Greeks warned this would happen 20 years ago but were ridiculed by pretentious bigots that today act like they don’t notice to hide their mistake of ridiculously calling SLAVS living in ancient Paeonia “Macedonia”. Given their unethical evasions Greeks should extend hostility to those that call former Yugoslavians “Macedonians” by working to destroy their identities to give them a taste of their own medicine towards Greeks.

  2. Greek 16/01/2016 at 5:45 pm #

    “and keep everything else related to the identity.”

    And what identity is that you unethical bigot? The obvious ethnic Bulgarian one they hide and oppress? The qualified
    “Macedonian” regional one where they are still Slavs? Or the ones where they are founders of the Hellenistic period? (aka… Greeks that hate anything Greek) Did you miss the giant Alexander statue and their recent identity change into “ancient Macedonians”?

    As a Greek I not only feel a mounting sense of hostility towards former Yugoslavians but also toward the patronizing Greek hating trolls that keep narrating what Greeks should do. The whole point of changing names is to avoid mixing up Greek history with their own Slavic one which has NOTHING to do with ancient Macedon. As long as the Slavs in Paeonia attempt to do that, to promote irredentism, the hostility will continue between our nations.

    And as long as apologists of the former Yugolsavians unethically evade over their blatently obvious irrdentism and identity theft… play ethnic engineers to hide their mistake of calling them “Macedonians”… Greeks will start to feel mounting hostility towards them as well.

    That hostility is well earned. Now that they have turned into “ancient Macedonians”… and Skopians apologists evade…. they are now effectively morally complicit in subtle attempt to ethnic cleanse Greeks. No excuses left for Skopian apologists.

    .

  3. Nick the Greek 21/02/2016 at 7:00 pm #

    1- The Macedonian name belongs in the Greek domain.

    2- Macedonian identity belongs to Greek heritage.

    Names can be adopted but identity is inherited.

    Fact: Macedonians have always been a Greek-speaking Hellenic-peoples…a regional-historical people-group of ethnic-Greek stock.

    Fact: FYRoM is not Macedon. FYRoM language is not Macedonian language. FYRoM inhabitants are not Macedonian…at least, not in the Greek sense of that word.

  4. Maria the Greek 04/03/2016 at 4:03 pm #

    So blocking the borders and not allowing refugees into FYROM from Greece is a tactic of the Government in Skopje to destabilise Greece and hope that they will apply enough pressure on Greece to give in and handover the name Macedonia? This is what I read into this article and the events of late on the border.

    I don’t think Greece should budge on the name. FYROM has a population of 1 million. The Macedonia in Greece has a population of 2 million. Apart from the historic signifcance, this fact alone doesn’t give FYROM the right to the name as the true Macedonians outnumber you. There is no such language as Macedonian, in Skopje they speak slavic. Macedonian speak Greek.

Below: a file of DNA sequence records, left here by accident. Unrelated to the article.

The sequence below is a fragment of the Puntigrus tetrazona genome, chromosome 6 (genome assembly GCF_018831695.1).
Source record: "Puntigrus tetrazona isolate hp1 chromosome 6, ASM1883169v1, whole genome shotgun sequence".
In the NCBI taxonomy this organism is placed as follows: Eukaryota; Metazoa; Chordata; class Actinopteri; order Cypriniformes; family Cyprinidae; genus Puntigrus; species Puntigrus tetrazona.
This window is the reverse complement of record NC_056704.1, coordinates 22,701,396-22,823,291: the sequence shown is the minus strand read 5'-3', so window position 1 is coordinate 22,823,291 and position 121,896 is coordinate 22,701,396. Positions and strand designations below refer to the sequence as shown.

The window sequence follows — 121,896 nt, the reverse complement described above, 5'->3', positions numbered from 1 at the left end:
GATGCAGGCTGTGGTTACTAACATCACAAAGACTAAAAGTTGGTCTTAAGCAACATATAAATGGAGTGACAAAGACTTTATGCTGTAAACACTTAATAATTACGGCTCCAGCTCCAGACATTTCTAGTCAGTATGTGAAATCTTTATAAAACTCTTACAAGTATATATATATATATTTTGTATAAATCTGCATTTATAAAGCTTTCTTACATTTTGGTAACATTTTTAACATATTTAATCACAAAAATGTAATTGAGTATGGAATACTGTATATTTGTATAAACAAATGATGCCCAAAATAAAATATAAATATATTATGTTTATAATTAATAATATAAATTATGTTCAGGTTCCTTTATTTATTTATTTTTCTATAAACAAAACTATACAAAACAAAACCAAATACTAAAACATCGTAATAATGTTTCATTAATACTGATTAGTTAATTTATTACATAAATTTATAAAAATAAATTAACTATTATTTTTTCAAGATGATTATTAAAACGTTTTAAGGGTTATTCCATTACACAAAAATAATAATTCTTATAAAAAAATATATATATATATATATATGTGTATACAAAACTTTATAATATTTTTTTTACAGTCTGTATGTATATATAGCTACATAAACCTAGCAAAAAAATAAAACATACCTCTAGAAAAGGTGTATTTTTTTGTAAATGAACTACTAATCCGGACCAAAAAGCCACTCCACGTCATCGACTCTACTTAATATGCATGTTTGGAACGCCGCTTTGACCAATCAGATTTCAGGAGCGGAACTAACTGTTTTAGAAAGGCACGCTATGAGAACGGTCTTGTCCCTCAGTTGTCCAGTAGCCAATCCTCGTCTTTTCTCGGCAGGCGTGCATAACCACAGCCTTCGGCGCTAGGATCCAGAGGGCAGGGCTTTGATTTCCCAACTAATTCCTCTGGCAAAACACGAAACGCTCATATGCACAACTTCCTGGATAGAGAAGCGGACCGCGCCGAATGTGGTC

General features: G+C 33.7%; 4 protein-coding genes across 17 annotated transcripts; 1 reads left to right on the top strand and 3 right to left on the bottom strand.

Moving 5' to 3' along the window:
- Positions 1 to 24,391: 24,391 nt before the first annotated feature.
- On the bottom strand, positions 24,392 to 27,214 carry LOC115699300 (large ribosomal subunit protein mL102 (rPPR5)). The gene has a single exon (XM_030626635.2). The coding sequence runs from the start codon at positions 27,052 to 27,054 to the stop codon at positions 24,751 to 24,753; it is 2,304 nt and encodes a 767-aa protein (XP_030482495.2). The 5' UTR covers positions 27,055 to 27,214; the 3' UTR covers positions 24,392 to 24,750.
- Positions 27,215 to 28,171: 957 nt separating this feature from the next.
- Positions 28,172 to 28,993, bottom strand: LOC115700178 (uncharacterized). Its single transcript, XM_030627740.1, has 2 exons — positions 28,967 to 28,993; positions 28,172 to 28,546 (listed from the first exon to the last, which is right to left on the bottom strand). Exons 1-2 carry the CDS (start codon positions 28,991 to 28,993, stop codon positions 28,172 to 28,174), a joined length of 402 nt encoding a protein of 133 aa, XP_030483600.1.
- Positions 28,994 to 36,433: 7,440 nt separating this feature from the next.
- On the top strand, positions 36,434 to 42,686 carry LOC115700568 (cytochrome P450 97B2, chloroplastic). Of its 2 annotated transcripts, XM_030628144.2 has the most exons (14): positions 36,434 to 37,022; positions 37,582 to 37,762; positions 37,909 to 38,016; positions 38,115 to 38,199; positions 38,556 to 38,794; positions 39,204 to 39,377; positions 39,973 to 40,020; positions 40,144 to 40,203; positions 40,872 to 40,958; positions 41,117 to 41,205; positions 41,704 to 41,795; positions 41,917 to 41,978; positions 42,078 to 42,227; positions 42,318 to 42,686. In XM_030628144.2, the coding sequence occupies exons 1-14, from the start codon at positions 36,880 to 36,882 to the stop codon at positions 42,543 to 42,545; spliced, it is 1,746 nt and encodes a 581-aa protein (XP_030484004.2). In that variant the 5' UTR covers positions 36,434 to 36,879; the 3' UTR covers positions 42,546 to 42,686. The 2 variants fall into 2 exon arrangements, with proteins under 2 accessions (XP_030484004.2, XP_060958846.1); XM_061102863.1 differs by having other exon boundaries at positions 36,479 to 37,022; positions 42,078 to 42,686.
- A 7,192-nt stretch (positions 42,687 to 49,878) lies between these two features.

Greece does not dictate to FYROM what name or flag to adopt, just to choose any of the million possibilities that are not Greek or offensive to Greeks. Countries have to choose their national symbols based on International norms. (i.e. Can Cuba change its name to Florida, employ the statue of Liberty as its flag and start propaganda that the Florida state in the USA belongs to Cuba, by virtue of so many Cubans living there?)

    Naming a country after a neighboring region is a de facto irredentist strategy aimed at destabilizing the region, and hoping that the country, will absorb the neighboring region.

    In my opinion Greece shouldn’t compromise on the name and FYROM has more to lose than Greece. I as a Greek will not compromise my heritage and identity that rightfully belongs to us. Yes we are hostile as all of Skopjes recent actions are nothing more than provocations towards Greece and falsification of history that isn’t theirs.

    Macedonia is Greek and will always be Greek.

  5. Lance 29/11/2016 at 3:00 pm #

    Greece has repressed minorities for more than a century. It is a racist and ultra-nationalistic system that doesn’t want to evolve. The Macedonia name issue is just one of many issues for Greece – the Roma issue, the Turk issue, the Vlach issue, the Albanian issue. It’s time for the Greek internet trolls to see the light.

  6. Serres 12/02/2017 at 7:26 am #

    LanceOVSKI what repressed minorities?
    STOP your FYROMSKI propaganda as FACTS.
    Have you been to Greece? Go there and you will see that these so called repressed minorities only exist in FYROMS propagandist newspapers NOT IN GREECE.